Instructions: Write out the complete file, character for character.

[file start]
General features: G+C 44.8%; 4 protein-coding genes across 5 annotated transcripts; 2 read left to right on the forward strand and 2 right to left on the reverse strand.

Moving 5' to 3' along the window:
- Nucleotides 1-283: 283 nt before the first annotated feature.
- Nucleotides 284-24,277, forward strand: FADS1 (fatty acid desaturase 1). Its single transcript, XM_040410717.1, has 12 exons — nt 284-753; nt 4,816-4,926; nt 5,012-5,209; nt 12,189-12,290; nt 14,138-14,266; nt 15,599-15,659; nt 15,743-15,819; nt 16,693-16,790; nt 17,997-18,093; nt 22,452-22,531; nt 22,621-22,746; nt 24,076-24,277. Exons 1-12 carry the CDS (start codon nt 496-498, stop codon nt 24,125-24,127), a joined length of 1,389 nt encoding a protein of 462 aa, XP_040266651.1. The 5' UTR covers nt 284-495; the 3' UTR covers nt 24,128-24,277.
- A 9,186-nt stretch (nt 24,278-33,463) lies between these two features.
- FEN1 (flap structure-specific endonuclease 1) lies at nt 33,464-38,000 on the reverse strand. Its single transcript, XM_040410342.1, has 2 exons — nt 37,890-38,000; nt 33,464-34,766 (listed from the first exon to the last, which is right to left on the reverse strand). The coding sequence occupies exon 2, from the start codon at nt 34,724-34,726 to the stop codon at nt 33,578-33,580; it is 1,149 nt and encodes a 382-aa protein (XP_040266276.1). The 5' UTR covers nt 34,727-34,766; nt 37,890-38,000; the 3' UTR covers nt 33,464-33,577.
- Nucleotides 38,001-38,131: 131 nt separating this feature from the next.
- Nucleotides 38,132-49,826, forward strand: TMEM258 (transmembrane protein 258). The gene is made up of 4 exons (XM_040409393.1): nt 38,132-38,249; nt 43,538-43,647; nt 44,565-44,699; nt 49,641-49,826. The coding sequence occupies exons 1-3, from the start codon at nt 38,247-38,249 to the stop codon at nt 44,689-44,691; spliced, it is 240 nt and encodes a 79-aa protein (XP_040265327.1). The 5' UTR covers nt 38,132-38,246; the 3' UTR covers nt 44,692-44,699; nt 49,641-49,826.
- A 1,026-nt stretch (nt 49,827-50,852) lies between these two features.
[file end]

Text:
General features: G+C 44.8%; 4 protein-coding genes across 5 annotated transcripts; 2 read left to right on the forward strand and 2 right to left on the reverse strand.

Moving 5' to 3' along the window:
- Nucleotides 1-283: 283 nt before the first annotated feature.
- Nucleotides 284-24,277, forward strand: FADS1 (fatty acid desaturase 1). Its single transcript, XM_040410717.1, has 12 exons — nt 284-753; nt 4,816-4,926; nt 5,012-5,209; nt 12,189-12,290; nt 14,138-14,266; nt 15,599-15,659; nt 15,743-15,819; nt 16,693-16,790; nt 17,997-18,093; nt 22,452-22,531; nt 22,621-22,746; nt 24,076-24,277. Exons 1-12 carry the CDS (start codon nt 496-498, stop codon nt 24,125-24,127), a joined length of 1,389 nt encoding a protein of 462 aa, XP_040266651.1. The 5' UTR covers nt 284-495; the 3' UTR covers nt 24,128-24,277.
- A 9,186-nt stretch (nt 24,278-33,463) lies between these two features.
- FEN1 (flap structure-specific endonuclease 1) lies at nt 33,464-38,000 on the reverse strand. Its single transcript, XM_040410342.1, has 2 exons — nt 37,890-38,000; nt 33,464-34,766 (listed from the first exon to the last, which is right to left on the reverse strand). The coding sequence occupies exon 2, from the start codon at nt 34,724-34,726 to the stop codon at nt 33,578-33,580; it is 1,149 nt and encodes a 382-aa protein (XP_040266276.1). The 5' UTR covers nt 34,727-34,766; nt 37,890-38,000; the 3' UTR covers nt 33,464-33,577.
- Nucleotides 38,001-38,131: 131 nt separating this feature from the next.
- Nucleotides 38,132-49,826, forward strand: TMEM258 (transmembrane protein 258). The gene is made up of 4 exons (XM_040409393.1): nt 38,132-38,249; nt 43,538-43,647; nt 44,565-44,699; nt 49,641-49,826. The coding sequence occupies exons 1-3, from the start codon at nt 38,247-38,249 to the stop codon at nt 44,689-44,691; spliced, it is 240 nt and encodes a 79-aa protein (XP_040265327.1). The 5' UTR covers nt 38,132-38,246; the 3' UTR covers nt 44,692-44,699; nt 49,641-49,826.
- A 1,026-nt stretch (nt 49,827-50,852) lies between these two features.